Tuesday, July 17, 2018

July 16-17, 2018: CMS Panel Debates New Test Pricing; Value of R&D?; Transcripts

CMS is pricing almost 100 new CPT codes (including PLA codes) for CY2019.  After a public comment meeting on June 25, 2018, on July 16-17, CMS is holding two all day sessions of its laboratory advisory panel to debate the crosswalk/gapfill issues.
  • For the CMS new test price webpage see here.
  • For the CMS youtube channel (both streaming) see here.

  • Unofficial Transcripts:
  • Monday Morning HERE
  • Monday Afternoon HERE
  • Tuesday Morning & Afternoon HERE.
In 2016 and 2017, CMS both streamed and archived video of these lab policy sessions.  This year in 2018, CMS has not posted archive video of the June 25 session and it is to-be-seen if they will archive post the current live-stream advisory sessions.

Crosswalk Valuation and R&D?

CMS's statute for crosswalk and gapfill of new tests is at SSA 1834A, as created by the PAMA law of 2014.  

Payment for the test shall be determined—
(A) using cross-walking (as described in section 414.508(a) of title 42, Code of Federal Regulations, or any successor regulation) to the most appropriate existing test under the fee schedule under this section during that period; or
(B) if no existing test is comparable to the new test, according to the gapfilling process described in paragraph (2).
(2) Gapfilling process described.— The gapfilling process described in this paragraph shall take into account the following sources of information to determine gapfill amounts, if available:
(A) Charges for the test and routine discounts to charges.
(B) Resources required to perform the test.
(C) Payment amounts determined by other payors.
(D) Charges, payment amounts, and resources required for other tests that may be comparable or otherwise relevant.
(E) Other criteria the Secretary determines appropriate.

42 CFR 414.508 states that crosswalking is used "if it is determined that a new CDLT is comparable to an existing test, multiple existing test codes, or a portion of an existing test code."   

Neither statute nor regulation, then, describe what "comparable" means.   (For example, is one new car the most comparable to any one of ten existing cars when they are the same brand; or the same color; or the same body style; etc.  Which of these things is most like the other?)

At 81 FR 41039, CMS remarked that crosswalking "is used when a new test is comparable in terms of test methods and resources."  Elsewhere, CMS has also stated to the public what information CMS requires from the public to make a crosswalk decision, which is fairly detailed and broader (clinical purpose of the test, etc.; see 71 FR 69703) and it wouldn't make sense to request and require that type of information if it were not germane to its crosswalk decision.  [I believe this was in prior but fairly recent rulemaking on the crosswalk/gapfill processes].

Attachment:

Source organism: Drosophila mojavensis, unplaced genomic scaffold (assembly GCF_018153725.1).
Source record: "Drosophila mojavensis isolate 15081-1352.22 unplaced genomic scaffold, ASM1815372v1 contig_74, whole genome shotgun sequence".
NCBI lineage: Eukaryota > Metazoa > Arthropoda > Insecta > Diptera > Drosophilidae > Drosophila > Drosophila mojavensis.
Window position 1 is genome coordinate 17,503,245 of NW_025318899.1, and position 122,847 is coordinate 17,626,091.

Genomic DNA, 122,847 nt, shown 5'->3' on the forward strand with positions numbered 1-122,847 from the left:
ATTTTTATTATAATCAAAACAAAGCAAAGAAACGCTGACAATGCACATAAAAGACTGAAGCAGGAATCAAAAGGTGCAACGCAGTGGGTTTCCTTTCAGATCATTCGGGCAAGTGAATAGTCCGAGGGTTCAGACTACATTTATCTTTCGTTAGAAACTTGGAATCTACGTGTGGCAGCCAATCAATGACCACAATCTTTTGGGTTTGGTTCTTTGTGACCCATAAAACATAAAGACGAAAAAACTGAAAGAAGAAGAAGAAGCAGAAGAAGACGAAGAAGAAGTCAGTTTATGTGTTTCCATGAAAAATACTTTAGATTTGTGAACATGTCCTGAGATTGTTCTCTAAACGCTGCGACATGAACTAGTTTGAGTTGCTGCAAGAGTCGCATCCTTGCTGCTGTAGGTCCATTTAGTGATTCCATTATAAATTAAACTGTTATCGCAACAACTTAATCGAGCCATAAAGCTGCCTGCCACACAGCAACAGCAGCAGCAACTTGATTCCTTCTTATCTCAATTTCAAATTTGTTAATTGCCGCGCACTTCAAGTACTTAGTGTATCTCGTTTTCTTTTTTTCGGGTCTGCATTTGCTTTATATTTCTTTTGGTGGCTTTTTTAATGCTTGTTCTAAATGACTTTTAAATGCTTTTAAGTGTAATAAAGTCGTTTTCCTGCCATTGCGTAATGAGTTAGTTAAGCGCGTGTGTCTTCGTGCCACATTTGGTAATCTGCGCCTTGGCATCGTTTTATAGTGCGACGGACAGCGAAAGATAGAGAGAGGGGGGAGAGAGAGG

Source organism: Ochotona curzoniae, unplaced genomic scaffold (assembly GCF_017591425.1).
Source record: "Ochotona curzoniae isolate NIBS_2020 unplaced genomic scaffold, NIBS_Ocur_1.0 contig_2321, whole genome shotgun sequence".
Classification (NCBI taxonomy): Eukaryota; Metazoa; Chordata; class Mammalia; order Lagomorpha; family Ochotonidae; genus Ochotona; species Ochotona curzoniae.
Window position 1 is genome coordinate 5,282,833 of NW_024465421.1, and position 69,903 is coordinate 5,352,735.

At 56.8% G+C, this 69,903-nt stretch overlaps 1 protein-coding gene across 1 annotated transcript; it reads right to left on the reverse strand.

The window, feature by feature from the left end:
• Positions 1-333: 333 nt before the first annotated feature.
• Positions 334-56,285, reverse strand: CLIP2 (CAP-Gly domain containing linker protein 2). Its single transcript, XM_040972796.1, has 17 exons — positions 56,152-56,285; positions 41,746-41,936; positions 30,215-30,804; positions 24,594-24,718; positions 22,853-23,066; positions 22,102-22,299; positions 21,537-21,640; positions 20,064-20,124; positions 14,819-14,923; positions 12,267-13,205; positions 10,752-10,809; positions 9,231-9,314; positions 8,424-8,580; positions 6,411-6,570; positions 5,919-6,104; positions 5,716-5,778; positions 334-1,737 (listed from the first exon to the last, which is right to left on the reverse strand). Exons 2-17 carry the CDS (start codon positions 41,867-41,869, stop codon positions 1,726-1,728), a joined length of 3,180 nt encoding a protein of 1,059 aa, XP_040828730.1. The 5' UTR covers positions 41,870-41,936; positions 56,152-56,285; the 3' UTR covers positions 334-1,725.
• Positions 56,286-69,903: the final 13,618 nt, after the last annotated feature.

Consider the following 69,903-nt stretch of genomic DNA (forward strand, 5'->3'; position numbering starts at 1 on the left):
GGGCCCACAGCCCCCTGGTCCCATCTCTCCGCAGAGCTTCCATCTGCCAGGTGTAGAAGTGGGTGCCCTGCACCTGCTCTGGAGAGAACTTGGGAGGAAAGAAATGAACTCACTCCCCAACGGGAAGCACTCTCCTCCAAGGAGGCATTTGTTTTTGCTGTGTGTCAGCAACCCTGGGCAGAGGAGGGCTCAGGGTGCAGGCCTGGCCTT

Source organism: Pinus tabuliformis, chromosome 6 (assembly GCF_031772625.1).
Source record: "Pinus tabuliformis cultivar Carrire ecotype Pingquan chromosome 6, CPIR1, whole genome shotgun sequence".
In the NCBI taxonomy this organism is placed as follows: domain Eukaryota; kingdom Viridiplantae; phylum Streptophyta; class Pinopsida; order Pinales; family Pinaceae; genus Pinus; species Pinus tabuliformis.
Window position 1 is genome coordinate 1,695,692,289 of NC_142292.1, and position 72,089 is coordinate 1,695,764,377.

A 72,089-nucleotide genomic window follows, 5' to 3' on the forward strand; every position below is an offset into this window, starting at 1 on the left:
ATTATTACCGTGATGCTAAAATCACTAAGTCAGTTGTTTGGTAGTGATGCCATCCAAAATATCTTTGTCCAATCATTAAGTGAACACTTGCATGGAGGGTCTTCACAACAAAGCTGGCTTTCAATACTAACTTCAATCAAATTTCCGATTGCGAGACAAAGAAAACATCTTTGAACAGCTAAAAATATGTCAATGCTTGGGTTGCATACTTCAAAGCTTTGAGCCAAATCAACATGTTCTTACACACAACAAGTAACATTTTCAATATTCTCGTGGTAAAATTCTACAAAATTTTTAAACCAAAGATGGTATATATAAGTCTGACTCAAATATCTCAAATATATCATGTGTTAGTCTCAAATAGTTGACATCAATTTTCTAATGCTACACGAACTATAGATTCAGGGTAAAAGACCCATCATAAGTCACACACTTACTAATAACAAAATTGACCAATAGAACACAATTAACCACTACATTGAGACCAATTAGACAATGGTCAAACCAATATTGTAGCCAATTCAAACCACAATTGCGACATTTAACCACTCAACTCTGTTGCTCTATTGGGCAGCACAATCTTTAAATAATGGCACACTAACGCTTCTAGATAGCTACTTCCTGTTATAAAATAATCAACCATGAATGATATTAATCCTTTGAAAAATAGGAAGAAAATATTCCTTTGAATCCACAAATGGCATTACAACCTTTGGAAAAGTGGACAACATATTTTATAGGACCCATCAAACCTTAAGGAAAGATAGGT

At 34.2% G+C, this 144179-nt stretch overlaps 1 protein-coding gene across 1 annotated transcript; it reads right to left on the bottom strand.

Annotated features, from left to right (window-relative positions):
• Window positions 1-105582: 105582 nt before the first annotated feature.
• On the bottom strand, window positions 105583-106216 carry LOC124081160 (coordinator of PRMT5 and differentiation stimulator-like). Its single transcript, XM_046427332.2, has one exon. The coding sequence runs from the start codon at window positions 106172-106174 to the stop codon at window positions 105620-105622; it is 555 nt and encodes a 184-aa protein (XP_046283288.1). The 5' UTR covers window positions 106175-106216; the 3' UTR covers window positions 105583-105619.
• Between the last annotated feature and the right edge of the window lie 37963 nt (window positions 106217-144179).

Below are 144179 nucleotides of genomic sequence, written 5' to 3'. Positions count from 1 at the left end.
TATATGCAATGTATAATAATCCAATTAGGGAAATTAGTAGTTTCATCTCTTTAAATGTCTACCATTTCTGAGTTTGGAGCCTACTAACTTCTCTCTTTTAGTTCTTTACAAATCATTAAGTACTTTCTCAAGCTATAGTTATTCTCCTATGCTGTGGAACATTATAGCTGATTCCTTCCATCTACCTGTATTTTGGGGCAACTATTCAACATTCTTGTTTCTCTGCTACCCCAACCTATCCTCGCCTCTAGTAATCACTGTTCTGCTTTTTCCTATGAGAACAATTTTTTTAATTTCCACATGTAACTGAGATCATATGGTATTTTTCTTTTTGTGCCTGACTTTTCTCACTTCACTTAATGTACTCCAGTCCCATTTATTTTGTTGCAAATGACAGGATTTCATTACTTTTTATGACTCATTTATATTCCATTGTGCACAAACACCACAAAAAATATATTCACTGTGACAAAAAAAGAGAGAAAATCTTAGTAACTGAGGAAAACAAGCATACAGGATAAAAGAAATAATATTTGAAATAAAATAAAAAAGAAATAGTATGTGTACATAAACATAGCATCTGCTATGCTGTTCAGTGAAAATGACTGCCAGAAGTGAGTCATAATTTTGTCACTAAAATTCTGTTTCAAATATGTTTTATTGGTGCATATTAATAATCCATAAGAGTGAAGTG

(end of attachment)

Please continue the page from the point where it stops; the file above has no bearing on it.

Resources to Perform a Test Include Marketing and R&D 

In regard to ADLT pricing (81FR41-56), CMS writes that "we view the statute as intending to award special payment status to the one laboratory that is expending the resources for all aspects of the test - developing it, marketing it to the public, performing it, and selling it."   Even without this confirmation, it would be clear to me in plain English that for any test "resources required to perform a test" included having a lab to put it in (some amount of overhead) and having developed it (you have a test to do in the first place, whether protocol and reagents assembled and developed to implementation by one lab or by the kit manufacturer.)

CMS is obligated to provide an explanation of how it chooses either crosswalk or gapfill rates (81FR41086).  However, this explanation is sometimes telegraphic ("We determined that Code A is most similar to Code B.")   

Footnote 1

PLA codes are easily created and sometimes the lab is not even around by the next summer when the crosswalk meetings arise.  For examlpe, Armune Bioscience got PLA code 0021U in October 2017, but the lab closed in January 2018.  Expert panelists carefully debated how to price this no longer existing test.

Footnote 2

Statute requires crosswalking to "the most" appropriate test.  This suggests that if CMS chooses B of choices A,B,C, you could argue that A is "the most" appropriate.   Regulation only requires CMS to crosswalk to "an" appropriate test.  Here's the difference.  This suggests that if A, B, C are all potentially appropriate, and if CMS chooses "B", it has chosen "an" appropriate test of several, and you can't argue that A or C was most appropriate.   (If push came to shove, the statute should overrule the regulation.)

Footnote 3

Audio transcript from Youtube streaming conference, commissioned from REV.COM by Bruce Quinn Associates LLC